Digitization and delivery of a Civil War period ledger spanning the years 1860 to 1864 that documents work conducted at the Carpentry Shop, within the Savannah Shops complex of the Central Rail Road and Banking Company of Georgia. Sections of the ledger record the tasks of specific workers, including employees, laborers, and African American workers. The Carpentry Shop ledger is a snapshot in time at one of the busiest industrial railroad complexes in the South just prior to and during the American Civil War.

Sheila McAlister, director of the Digital Library of Georgia notes: “Thanks to our review partners from Georgia Humanities, Georgia Public Library Service, Georgia Arts Council, Georgia Historic Records Advisory Council, and DLG partner volunteers, we’ve selected another strong slate of digital projects that reflect the diversity of Georgia. The collections document the Chinese-American community in Augusta and Georgia’s railroads during the Civil War and will be of interest to a wide audience.”

About the Augusta-Richmond County Public Library System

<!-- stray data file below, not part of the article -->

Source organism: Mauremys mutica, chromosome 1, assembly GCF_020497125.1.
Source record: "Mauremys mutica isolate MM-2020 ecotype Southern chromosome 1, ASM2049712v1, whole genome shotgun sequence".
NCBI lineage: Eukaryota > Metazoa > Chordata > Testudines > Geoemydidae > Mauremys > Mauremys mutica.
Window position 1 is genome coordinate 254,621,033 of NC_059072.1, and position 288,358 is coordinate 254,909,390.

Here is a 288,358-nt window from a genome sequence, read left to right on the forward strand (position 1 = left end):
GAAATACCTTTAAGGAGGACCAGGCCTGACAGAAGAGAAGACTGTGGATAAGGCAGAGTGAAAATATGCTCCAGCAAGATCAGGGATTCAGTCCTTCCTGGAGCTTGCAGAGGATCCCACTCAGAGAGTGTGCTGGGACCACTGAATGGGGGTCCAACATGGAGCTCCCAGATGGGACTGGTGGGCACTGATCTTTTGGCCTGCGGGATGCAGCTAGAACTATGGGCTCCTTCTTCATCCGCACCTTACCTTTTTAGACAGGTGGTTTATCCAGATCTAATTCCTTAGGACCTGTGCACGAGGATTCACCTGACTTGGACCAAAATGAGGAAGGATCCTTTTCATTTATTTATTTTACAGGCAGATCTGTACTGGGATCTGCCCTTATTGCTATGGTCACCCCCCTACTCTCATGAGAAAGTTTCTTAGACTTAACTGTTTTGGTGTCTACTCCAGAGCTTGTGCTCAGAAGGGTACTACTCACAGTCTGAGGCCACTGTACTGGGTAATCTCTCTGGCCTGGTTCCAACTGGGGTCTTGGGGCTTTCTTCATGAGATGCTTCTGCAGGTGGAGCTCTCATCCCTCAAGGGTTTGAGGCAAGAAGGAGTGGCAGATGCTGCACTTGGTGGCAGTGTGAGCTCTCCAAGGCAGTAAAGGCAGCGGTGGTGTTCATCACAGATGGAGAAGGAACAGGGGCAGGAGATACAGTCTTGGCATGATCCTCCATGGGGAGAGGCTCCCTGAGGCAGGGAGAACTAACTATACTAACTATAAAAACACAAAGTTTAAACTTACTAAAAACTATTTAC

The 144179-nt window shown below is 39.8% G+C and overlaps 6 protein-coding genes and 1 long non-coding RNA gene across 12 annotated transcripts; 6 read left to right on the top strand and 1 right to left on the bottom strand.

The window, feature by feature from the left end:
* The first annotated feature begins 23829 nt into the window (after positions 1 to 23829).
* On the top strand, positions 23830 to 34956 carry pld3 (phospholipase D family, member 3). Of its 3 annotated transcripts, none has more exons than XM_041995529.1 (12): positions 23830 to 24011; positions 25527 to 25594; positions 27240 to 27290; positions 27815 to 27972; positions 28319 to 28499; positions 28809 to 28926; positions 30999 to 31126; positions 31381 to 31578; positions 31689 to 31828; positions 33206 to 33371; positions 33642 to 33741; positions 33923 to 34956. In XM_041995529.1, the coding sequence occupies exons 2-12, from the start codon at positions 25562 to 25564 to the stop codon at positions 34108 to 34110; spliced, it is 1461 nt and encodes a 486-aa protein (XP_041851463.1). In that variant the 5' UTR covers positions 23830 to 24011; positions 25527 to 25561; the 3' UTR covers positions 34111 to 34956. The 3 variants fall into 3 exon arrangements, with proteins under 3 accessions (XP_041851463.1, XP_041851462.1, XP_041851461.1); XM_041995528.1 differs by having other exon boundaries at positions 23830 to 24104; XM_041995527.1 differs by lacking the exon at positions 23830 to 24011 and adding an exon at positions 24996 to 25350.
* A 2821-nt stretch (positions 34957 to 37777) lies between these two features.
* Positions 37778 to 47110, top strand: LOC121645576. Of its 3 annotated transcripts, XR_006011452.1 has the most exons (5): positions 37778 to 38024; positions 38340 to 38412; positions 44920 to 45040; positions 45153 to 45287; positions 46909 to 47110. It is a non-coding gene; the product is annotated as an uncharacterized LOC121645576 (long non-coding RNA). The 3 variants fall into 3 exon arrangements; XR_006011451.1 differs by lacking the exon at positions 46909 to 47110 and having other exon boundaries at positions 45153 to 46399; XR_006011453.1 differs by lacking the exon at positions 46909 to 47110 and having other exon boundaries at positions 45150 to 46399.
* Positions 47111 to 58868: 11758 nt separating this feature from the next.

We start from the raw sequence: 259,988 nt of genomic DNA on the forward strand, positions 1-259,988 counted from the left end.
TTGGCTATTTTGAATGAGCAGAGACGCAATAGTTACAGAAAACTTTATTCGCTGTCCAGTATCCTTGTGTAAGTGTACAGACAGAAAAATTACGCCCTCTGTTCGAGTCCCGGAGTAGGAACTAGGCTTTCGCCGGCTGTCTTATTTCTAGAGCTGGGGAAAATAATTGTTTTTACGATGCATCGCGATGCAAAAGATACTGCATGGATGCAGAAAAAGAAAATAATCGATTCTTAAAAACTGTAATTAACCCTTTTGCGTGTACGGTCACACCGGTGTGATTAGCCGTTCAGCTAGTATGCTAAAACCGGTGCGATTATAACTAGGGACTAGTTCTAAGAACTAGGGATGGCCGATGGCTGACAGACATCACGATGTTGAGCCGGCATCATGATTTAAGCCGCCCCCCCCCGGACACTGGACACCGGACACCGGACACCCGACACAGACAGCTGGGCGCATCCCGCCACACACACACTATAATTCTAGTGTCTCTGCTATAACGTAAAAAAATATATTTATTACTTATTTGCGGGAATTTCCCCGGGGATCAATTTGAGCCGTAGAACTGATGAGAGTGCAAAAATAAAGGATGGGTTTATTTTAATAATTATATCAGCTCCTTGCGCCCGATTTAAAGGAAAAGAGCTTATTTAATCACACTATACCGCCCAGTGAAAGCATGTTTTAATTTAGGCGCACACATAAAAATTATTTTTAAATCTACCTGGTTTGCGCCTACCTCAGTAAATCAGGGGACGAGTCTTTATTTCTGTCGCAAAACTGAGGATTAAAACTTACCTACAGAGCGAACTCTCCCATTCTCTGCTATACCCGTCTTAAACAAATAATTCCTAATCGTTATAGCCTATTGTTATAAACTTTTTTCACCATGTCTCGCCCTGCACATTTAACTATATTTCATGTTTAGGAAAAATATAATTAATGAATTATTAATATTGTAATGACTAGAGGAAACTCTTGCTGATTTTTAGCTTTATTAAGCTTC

The Augusta-Richmond County Public Library System (ARCPLS) is a public library system serving more than 250,000 county residents. As a member of Public Information Network for Electronic Services (PINES), a program of the Georgia Public Library Service covering 53 library systems in 143 Georgia counties, ARCPLS supports any resident in the PINES network and provides access to over 10 million books. ARCPLS has a collection size of over 316,000 with a circulation of more than 478,000 annually. ARCPLS facilitates programs and classes to educate and entertain all ages at no cost. In addition to being a vital meeting place where the community can gather, explore new worlds, and share ideas and values, ARCPLS is a community hub and a critical anchor for our residents and neighbors. With a committed and diverse staff, ARCPLS continues to bring innovative and adaptive information and technology to its patrons.